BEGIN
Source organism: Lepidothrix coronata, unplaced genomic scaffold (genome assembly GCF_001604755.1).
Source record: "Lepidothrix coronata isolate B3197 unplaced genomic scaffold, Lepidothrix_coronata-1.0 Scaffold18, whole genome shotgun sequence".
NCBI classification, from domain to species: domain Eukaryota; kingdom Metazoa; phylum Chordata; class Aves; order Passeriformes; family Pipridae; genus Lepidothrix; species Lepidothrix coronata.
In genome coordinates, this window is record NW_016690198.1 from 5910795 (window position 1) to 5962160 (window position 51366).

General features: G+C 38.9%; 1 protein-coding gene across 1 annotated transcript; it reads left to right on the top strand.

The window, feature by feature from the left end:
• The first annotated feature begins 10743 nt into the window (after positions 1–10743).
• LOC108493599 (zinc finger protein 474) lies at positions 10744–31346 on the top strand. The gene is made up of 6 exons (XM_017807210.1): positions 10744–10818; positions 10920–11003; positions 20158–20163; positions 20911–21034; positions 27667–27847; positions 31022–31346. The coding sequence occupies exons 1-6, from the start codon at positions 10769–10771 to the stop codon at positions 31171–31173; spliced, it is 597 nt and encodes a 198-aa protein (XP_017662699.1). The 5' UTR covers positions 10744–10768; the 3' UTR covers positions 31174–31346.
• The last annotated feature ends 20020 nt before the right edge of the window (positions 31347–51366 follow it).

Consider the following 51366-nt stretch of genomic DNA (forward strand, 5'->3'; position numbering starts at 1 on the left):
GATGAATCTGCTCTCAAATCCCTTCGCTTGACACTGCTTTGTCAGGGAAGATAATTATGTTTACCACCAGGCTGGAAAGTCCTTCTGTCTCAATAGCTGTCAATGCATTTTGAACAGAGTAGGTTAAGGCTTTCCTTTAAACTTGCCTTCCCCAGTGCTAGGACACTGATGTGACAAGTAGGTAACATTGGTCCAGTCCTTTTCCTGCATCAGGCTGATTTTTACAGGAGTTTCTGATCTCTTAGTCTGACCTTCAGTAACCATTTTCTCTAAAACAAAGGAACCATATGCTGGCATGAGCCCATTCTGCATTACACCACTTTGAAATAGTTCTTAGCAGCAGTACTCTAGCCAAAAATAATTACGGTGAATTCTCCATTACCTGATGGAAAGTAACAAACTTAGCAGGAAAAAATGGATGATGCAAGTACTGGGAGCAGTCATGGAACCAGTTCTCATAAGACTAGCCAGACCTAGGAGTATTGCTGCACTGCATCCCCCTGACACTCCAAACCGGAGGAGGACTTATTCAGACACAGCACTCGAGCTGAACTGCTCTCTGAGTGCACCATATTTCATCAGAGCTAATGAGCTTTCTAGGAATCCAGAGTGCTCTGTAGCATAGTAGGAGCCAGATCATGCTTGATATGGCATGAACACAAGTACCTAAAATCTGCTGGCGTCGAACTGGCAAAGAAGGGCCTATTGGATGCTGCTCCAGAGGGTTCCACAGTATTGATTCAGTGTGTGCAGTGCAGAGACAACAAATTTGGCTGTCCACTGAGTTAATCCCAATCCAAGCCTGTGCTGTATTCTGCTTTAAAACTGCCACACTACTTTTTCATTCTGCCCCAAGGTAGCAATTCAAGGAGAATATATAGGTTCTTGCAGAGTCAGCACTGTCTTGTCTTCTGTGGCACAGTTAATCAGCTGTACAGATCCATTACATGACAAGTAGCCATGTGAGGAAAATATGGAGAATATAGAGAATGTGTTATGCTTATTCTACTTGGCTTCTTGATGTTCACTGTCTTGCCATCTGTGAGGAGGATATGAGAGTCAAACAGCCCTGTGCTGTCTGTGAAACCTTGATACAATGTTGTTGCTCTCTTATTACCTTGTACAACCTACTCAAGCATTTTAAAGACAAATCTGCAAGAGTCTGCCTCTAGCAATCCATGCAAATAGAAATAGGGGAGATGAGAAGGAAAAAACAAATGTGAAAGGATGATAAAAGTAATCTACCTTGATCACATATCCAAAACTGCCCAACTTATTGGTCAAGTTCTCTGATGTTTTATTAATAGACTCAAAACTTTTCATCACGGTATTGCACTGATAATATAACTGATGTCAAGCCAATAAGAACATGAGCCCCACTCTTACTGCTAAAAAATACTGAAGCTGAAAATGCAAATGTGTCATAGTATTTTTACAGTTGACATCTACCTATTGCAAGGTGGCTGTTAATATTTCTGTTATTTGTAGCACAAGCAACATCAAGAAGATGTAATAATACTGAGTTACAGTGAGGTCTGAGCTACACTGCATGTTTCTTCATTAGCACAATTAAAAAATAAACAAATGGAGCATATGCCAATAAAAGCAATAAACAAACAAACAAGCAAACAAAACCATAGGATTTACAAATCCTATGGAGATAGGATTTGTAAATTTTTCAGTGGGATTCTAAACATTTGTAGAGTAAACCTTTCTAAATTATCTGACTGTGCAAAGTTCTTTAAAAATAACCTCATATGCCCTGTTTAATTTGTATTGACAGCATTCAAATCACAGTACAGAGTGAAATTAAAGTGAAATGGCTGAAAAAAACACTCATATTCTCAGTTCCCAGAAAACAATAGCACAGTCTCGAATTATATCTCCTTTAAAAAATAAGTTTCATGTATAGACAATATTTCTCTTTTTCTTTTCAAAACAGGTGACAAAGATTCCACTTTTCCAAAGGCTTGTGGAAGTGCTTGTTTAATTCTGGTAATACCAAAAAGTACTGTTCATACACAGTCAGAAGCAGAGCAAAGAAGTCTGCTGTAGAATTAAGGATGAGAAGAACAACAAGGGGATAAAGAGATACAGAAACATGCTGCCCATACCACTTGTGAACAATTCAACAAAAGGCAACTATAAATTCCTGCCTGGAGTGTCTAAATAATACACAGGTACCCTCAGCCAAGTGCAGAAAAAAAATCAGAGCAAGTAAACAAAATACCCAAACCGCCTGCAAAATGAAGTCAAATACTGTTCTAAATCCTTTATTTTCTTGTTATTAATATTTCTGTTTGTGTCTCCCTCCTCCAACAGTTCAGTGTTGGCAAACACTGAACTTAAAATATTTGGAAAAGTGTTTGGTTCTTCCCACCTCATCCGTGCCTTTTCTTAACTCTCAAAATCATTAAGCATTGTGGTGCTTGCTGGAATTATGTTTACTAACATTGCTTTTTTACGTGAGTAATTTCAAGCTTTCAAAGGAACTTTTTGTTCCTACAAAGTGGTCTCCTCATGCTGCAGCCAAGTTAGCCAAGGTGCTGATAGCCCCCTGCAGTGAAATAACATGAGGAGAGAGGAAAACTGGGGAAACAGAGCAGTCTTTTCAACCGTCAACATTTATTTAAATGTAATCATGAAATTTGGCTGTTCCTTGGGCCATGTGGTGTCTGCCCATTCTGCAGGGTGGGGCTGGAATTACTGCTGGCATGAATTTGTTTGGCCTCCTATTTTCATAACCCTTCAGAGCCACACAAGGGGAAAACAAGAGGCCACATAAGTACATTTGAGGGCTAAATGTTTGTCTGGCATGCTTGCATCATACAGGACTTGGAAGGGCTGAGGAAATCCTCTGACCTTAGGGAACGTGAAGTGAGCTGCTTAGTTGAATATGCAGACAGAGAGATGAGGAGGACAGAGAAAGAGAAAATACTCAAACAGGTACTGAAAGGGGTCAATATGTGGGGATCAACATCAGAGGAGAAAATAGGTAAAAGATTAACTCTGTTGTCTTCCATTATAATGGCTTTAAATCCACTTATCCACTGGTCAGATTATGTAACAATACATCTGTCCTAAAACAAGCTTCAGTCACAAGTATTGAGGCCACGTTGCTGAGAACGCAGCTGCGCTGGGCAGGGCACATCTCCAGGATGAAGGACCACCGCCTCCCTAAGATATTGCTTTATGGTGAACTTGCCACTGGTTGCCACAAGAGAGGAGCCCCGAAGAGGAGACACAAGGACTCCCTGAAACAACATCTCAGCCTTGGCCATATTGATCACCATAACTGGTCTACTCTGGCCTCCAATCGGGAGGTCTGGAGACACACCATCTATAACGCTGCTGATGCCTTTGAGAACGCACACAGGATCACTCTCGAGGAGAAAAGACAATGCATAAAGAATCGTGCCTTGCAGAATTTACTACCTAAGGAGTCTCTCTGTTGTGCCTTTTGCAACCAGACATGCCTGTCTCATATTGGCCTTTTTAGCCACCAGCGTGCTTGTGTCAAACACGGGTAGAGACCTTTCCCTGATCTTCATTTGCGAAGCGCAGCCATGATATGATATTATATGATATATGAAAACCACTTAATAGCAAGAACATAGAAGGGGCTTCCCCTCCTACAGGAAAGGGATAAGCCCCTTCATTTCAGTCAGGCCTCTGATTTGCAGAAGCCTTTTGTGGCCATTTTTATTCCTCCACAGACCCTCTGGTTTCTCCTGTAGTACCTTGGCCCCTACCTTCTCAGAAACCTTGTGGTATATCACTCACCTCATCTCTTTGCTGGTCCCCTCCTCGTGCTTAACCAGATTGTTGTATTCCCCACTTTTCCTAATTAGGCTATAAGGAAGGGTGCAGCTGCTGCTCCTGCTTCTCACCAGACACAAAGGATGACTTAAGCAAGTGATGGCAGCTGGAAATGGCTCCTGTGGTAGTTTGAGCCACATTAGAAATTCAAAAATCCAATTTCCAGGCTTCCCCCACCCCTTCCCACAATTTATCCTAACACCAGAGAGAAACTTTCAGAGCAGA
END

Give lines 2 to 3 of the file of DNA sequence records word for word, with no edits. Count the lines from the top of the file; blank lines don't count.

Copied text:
Source record: "Lepidothrix coronata isolate B3197 unplaced genomic scaffold, Lepidothrix_coronata-1.0 Scaffold18, whole genome shotgun sequence".
NCBI classification, from domain to species: domain Eukaryota; kingdom Metazoa; phylum Chordata; class Aves; order Passeriformes; family Pipridae; genus Lepidothrix; species Lepidothrix coronata.